But though Bossuet may thus relieve the Reviewer from a part of his guilt, still, when we remember that in the sentence immediately before these propositions, which he quotes as exemplifying Luther's paradoxes in Speculative Theology, he promises that his "hasty anthology of Luther's opinions" shall be "in his own words, literally translated" — and when we find it thus demonstrated that the first four sentences which he produces, on a subject on which the utmost precision is, above all, indispensable, as a metaphysician must be especially aware, are not translated from Luther, but from the translation of a Frenchman, a person therefore nationally inaccurate, and Luther's bitter and fierce enemy, — and that he can never have seen Luther's words, that he had no notion whatever of their meaning and logical connection, — we will leave him to characterize his own conduct, if he can find appropriate terms for it in that rich vocabulary which he has poured out in his attacks on the University of Oxford. On the other hand what a testimony is it to the soundness of Luther's doctrines, that this knot of garbled sentences thus twisted and strained from their meaning are all that so unscrupulous an enemy has been able to scrape together against him under the head of Speculative Theology!
This was Hamilton's response:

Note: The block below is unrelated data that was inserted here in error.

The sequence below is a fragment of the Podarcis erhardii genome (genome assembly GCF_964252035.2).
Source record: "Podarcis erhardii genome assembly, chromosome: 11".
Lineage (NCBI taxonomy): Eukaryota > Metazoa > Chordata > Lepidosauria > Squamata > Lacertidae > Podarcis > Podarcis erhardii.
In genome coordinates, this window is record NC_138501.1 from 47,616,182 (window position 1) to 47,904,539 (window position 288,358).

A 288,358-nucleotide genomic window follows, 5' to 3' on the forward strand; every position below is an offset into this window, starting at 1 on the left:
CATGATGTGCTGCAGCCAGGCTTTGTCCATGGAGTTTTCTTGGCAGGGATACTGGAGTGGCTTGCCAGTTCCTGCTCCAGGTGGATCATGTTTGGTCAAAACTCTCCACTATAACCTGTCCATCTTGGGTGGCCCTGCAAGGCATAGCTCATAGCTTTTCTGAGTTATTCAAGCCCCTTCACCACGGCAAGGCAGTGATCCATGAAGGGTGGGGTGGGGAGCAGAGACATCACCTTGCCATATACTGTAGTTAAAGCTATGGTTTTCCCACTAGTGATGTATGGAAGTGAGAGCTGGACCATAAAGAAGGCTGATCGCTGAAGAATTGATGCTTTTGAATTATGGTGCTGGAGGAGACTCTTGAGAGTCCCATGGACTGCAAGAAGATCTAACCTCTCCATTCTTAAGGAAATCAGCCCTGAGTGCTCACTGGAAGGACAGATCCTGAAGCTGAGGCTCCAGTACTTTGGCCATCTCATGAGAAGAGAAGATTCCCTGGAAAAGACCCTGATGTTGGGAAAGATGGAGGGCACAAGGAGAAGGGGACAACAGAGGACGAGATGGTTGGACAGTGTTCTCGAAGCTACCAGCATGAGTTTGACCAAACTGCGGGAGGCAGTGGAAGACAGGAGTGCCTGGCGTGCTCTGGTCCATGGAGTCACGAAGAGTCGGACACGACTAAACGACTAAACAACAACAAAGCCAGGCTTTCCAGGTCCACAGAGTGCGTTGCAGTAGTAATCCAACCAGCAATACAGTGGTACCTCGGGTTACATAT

"In regard to the testimonies from Luther under this first head, but under this alone, I must make a confession. There are few things to which I feel a greater repugnance than relying upon quotations at second-hand. Now those under this head were not taken immediately from Luther's treatise, 'De Servo Arbitrio,' in which they are all contained. I had indeed more than once read that remarkable work, and once attentively, marking, as is my wont, the more important passages; but at the time of writing this article, my copy was out of immediate reach, and the press being urgent, I had no leisure for a reperusal. In these circumstances, finding that the extracts from it in Theoduls Gastmald corresponded, so far as they went, with those also given by Bossuet, and as, from my own recollection (and the testimony, I think, of Werdermann), they fairly represented Luther's doctrine; I literally translated the passages, even in their order, as given by Von Stark (and in Dr Kentsinger's French version). Stark, I indeed now conjecture, had Bossuet in his eye. I deem it right to make this avowal, and to acknowledge that I did what I account wrong. But, again, I have no hesitation in now, after full examination, deliberately saying, that I do not think these extracts, whether by Bossuet, or by Stark and Bossuet, to be unfairly selected, to be unfaithfully translated, to be garbled, or to misrepresent in any way Luther's doctrine; in particular his opinions touching the divine predestination and the human will."